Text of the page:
Lake Huron © Michael Hiemstra CC BY 2.0
We are in the throes of a climate crisis due to high concentrations of greenhouse gases in the atmosphere – mainly from human activities.
The science behind climate change is clear and the trend is alarming. Changing course is a matter of generating the political will. Rising temperatures are forging radically different landscapes across the province. Climate change is imperiling water, food, biodiversity and the natural systems that we rely on. Ontarians are experiencing the impacts daily.
Why It Matters
Every corner of the province is being profoundly altered by climate change – from increased frequency and intensity of forest fires in the northern boreal to erosion along the Great Lakes’ shorelines to flooding around the Thousand Islands.
The pervasive impacts include extreme weather, disease outbreaks, loss of biodiversity, diminished natural systems, health concerns and food insecurity.
- Globally, we’re losing species at 1,000 to 10,000 times the natural rate – about one to five species per year
- Approximately 20 to 30% of plant and animal species will be at increasingly high risk of extinction of extinction if global temperatures rise by 2 to 3 degrees Celsius
- 2010–2020 was the hottest decade in human history
- On Lake Simcoe, the ice fishing season has shortened by a day each year since 1989
- Between 1970 and 2013, ice cover declined on Lake Superior by 42%, Lake Ontario by 32%, Lake Erie by 25%, Lake Michigan by 21% and Lake Huron by 19%
What We Are Doing
Nature-based solutions to climate change are embedded in our work.
- Protected Places play a critical role in climate adaptation. Through our Protected Places Campaign, we are advocating for the government to honour its commitment to meet our international targets. We also have a legacy of securing new protected areas, including through our Nature Reserves Program.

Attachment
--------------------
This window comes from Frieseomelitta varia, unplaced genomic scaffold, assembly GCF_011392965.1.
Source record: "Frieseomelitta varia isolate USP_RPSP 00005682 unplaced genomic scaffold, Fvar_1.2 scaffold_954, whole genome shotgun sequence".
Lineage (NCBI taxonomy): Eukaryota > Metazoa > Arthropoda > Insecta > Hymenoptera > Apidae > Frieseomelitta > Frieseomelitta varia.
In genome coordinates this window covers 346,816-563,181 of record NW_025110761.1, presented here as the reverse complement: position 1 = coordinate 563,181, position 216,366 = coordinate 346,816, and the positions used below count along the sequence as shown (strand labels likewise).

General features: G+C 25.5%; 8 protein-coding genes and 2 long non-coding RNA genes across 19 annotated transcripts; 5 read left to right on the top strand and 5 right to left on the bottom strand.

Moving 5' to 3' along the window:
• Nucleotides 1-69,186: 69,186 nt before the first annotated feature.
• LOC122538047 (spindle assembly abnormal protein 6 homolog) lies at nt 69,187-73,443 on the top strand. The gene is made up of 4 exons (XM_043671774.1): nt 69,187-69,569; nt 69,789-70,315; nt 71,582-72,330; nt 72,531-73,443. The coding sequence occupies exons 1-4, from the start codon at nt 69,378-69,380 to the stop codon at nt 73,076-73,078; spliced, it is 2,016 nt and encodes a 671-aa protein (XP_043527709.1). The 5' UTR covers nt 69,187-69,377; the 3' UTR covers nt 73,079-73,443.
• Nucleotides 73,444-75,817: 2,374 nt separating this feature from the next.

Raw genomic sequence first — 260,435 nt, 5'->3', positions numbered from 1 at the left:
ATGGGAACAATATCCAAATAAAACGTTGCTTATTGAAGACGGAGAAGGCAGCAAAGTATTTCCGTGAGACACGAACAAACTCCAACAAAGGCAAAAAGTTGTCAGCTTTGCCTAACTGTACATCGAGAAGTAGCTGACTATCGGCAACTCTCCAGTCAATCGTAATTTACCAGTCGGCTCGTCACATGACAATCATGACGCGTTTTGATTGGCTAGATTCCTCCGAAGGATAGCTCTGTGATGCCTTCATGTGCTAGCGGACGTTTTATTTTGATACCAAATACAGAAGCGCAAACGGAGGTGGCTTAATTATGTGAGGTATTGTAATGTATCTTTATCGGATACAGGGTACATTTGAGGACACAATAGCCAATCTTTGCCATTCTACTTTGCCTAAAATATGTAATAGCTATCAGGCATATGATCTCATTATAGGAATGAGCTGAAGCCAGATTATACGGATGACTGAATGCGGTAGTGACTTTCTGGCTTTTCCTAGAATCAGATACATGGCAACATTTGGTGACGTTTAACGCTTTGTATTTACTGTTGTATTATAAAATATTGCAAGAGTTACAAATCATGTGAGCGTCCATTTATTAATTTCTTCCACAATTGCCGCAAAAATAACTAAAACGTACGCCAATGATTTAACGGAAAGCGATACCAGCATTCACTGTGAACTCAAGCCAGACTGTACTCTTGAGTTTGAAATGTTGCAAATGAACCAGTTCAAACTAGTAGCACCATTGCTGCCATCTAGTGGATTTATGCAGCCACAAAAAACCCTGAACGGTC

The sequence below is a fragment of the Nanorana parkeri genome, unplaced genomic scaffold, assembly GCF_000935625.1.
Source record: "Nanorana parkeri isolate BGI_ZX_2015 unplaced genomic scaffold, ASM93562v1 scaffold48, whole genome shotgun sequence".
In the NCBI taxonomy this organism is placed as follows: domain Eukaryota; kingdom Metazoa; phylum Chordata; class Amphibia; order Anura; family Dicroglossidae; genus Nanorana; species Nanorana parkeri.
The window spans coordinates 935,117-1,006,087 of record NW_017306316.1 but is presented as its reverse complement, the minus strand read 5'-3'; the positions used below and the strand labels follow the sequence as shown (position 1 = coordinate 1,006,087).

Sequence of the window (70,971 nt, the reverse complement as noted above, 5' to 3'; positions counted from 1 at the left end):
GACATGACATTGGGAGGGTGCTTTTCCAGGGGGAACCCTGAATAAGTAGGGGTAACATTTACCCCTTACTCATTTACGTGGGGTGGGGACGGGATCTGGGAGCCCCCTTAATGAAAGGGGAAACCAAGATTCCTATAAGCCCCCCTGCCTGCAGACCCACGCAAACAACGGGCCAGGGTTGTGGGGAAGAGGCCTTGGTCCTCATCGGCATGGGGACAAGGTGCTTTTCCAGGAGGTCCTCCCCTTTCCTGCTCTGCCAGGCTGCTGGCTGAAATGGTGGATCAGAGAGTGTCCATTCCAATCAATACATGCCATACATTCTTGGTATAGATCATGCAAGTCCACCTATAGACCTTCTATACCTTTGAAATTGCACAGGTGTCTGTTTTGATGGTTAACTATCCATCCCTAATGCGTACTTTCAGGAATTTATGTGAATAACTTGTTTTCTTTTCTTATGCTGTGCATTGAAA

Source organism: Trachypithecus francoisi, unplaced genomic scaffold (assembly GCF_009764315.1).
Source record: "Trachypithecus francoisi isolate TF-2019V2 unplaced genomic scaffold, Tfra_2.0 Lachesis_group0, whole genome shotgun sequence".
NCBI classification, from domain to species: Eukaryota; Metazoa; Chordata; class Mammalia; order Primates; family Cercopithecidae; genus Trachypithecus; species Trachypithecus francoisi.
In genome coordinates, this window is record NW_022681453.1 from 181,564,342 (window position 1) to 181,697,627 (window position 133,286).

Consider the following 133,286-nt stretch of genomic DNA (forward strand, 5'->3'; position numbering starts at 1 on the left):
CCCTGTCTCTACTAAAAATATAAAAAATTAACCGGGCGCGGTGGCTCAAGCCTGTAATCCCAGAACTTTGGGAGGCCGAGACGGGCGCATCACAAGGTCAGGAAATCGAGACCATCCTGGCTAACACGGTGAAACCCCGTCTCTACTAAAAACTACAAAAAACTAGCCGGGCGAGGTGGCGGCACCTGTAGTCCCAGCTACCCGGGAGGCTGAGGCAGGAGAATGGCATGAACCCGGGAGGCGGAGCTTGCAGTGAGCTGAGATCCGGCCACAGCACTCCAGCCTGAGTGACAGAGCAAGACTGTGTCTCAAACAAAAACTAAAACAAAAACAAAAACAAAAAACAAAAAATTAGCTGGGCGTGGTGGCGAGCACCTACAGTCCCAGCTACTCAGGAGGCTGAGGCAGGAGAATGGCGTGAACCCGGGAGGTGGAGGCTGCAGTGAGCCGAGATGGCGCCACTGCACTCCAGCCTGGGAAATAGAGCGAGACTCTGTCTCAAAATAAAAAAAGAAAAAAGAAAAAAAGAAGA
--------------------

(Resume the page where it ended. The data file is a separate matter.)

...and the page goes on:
- Wetlands enhance landscape resilience to climate change, store carbon and provide a refuge for wildlife. Through our Wetlands Campaign, we are advocating for wetland protection.
- Climate change is one of the main drivers of the current mass biodiversity extinction. Through our Endangered Species Program, we are advocating for increased protection.
- Resilient northern forest habitats allow species to adapt and migrate in response to climate change. Through our Boreal Program, we protect natural areas, support forestry certification, and promote sustainable development to safeguard ecosystems and our long-term prosperity.
- Conserving biodiversity and enhancing landscape resilience is needed to adapt to and mitigate climate change. Through our Greenway Program, we advocate for the protection, restoration and enhancement of natural cores and corridors.
- As nature’s watchdog, Ontario Nature is there whenever and wherever nature needs us most. We are collaborating with other groups to advocate for nature-based solutions.
- Ecological restoration must be part of nature-based solutions to climate change. Through our Nature Reserves Program, our Youth Council’s annual restoration events and other initiatives, we’re doing on the ground work to heal natural areas.
What You Can Do
Addressing the climate crisis will require individual and collective action.
- Advocate for bold climate action in your community and beyond – including with your elected officials.
- Decrease your carbon footprint by using active transportation, eating more local food and less beef, turning down your thermostat, and more.
- Volunteer for organizations working on the climate crisis like Ontario Nature.
- Vote for political parties that make climate action commitments and have a good track record.
- Make a gift to Ontario Nature to support nature-based solutions to the climate crisis.
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